Editorial: Williamson Act should be left intact

After withdrawing financial support for the Williamson Act, the state is threatening to drop the program altogether. That would be a mistake. Even if the state doesn’t have the revenue to support the program now — or for the foreseeable future — it should not abandon it completely.

Canceling the program would jeopardize the viability of the state’s $35 billion agriculture industry; hurt the state’s burgeoning ag tourism; and lead to the urban sprawl that state planning and development experts have been railing against for so many years.

Some background: The Williamson Act provides tax breaks to farmers and ranchers who agree to preserve their land for agricultural uses. In San Luis Obispo County alone, nearly 800,000 acres — roughly one-third of all land in the county — is under Williamson Act contract.

Historically, the program has operated as a state/county partnership, with the state reimbursing rural counties for a portion of the property tax revenue they lost due to Williamson Act contracts. In San Luis Obispo County, that’s amounted to approximately $1.1 million annually in recent years.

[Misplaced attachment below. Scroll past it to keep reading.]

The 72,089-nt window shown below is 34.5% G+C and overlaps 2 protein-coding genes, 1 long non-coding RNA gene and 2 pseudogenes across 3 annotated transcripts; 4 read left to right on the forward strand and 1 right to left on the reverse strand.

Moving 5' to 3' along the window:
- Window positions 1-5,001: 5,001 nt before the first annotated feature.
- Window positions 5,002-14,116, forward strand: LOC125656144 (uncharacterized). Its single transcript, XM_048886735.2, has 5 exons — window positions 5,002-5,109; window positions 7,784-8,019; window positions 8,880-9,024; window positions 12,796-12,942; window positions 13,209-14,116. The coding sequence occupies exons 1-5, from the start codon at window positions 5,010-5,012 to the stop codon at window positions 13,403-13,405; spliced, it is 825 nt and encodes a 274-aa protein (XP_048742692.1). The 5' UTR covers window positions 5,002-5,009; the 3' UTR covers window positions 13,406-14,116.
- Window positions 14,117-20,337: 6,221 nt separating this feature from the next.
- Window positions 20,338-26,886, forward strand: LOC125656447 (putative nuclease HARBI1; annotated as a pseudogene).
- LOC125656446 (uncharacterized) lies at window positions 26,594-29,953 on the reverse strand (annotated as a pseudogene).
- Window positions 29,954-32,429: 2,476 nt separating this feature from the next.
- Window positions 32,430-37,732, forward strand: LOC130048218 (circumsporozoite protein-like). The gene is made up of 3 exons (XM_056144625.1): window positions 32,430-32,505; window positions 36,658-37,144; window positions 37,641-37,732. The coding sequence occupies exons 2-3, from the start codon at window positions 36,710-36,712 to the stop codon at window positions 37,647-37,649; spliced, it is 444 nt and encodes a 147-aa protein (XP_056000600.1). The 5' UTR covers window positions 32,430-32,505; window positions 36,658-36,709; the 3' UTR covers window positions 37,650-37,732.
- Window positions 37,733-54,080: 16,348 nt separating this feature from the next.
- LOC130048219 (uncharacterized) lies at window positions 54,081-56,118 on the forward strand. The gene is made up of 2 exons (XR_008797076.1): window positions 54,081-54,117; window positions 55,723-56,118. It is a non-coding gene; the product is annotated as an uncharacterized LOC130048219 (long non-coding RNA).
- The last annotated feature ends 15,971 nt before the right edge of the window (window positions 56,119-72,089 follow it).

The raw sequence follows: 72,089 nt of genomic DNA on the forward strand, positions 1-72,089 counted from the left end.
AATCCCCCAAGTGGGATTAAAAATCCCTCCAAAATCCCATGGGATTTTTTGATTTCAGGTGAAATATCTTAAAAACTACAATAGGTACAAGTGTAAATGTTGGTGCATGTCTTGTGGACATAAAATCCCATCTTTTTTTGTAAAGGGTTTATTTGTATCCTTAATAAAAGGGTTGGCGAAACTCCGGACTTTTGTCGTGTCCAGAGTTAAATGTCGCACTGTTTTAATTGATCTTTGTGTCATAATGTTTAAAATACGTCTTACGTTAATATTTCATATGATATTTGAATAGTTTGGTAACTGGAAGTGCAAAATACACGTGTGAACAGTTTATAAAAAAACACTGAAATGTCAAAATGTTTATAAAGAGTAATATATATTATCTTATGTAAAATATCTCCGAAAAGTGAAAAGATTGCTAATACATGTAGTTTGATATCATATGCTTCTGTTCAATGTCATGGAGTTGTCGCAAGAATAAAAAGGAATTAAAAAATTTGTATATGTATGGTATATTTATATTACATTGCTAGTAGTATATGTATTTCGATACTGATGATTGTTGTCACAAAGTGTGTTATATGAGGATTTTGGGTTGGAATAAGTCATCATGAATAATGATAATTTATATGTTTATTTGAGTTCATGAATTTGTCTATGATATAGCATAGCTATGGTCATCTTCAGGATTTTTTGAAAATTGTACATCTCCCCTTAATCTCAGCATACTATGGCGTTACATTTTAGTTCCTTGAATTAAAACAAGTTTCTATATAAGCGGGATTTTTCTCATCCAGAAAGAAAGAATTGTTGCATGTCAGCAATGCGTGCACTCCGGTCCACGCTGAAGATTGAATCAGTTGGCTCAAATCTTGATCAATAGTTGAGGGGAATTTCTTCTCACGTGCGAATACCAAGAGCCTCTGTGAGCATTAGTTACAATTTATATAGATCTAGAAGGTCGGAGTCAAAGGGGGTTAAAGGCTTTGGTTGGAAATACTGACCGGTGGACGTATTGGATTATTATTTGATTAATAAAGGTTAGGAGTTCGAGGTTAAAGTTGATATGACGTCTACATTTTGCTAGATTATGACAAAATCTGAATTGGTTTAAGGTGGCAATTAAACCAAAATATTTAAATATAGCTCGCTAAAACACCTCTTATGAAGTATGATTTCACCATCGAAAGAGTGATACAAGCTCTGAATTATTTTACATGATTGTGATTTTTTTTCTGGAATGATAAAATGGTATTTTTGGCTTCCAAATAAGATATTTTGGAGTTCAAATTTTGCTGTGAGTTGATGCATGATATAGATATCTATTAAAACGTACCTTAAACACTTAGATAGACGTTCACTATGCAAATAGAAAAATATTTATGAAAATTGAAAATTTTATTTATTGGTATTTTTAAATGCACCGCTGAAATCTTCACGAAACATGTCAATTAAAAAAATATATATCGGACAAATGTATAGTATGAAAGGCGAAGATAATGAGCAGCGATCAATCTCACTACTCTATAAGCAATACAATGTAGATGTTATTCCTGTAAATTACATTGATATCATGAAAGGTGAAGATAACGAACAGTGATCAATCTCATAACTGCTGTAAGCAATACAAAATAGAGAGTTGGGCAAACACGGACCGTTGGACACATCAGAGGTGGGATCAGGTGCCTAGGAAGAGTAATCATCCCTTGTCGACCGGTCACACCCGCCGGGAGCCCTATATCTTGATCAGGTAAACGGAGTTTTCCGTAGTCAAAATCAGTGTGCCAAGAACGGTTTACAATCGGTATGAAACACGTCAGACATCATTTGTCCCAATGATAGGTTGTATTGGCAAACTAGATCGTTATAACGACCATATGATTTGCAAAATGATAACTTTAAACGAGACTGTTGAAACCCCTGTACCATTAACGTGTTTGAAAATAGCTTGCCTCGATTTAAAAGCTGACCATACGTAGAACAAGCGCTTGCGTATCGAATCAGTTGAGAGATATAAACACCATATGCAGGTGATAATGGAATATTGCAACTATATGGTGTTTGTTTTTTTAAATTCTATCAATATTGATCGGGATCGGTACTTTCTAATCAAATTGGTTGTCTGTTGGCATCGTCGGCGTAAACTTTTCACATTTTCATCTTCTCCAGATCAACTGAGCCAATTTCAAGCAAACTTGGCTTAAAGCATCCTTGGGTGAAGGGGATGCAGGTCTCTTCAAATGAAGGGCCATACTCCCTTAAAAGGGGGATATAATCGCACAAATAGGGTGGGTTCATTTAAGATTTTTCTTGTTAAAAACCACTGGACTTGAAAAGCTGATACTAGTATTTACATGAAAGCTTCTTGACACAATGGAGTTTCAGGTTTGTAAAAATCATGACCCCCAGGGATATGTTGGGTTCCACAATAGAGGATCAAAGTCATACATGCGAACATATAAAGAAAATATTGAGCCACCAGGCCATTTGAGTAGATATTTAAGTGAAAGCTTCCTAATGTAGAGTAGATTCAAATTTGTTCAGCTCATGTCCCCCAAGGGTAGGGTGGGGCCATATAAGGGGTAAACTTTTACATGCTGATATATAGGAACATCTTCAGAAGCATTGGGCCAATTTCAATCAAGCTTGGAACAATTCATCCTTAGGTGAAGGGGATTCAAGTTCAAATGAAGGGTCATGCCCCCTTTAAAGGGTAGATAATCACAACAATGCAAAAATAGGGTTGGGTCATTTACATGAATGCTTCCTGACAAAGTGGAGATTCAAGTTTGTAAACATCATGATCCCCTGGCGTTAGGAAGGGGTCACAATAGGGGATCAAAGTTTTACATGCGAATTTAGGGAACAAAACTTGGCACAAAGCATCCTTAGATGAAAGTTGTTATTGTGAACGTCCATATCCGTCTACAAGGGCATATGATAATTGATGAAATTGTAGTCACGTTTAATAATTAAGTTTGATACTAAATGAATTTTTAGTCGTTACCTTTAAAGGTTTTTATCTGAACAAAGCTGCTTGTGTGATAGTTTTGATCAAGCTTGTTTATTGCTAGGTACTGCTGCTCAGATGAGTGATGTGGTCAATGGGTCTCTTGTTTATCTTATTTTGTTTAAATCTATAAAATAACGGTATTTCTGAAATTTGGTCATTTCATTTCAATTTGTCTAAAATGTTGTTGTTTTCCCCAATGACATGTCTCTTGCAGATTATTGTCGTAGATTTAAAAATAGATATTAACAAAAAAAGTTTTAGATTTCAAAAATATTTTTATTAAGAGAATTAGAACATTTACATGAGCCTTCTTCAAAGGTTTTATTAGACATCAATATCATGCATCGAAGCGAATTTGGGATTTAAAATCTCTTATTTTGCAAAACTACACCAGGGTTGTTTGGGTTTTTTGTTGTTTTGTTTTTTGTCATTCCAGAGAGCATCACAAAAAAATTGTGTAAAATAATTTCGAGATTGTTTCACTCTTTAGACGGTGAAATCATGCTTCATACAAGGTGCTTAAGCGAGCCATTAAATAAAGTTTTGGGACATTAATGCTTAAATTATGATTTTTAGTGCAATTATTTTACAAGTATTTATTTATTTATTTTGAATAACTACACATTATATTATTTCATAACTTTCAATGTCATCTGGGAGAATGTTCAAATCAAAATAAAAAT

For the past two years, however, the state withdrew its financial support and left it to individual counties to decide whether to absorb the hit; the SLO County Board of Supervisors wisely found a way to continue the program without the state subsidies.

However, we don’t believe that rural and semi-rural counties like ours should have to carry this burden alone indefinitely.

We understand that with so many unmet needs at every level — state, county and city — no government-funded program is sacred right now.

But as tough as it is to reduce staff, shutter offices or even close libraries or parks, those are changes that can be reversed as soon as the economy improves. Once agricultural land is paved over, that can’t be undone.

We strongly urge the state to demonstrate its commitment to rural and semi-rural counties. Consider the long-term value of the Williamson Act program and resist the pressure to dismantle it.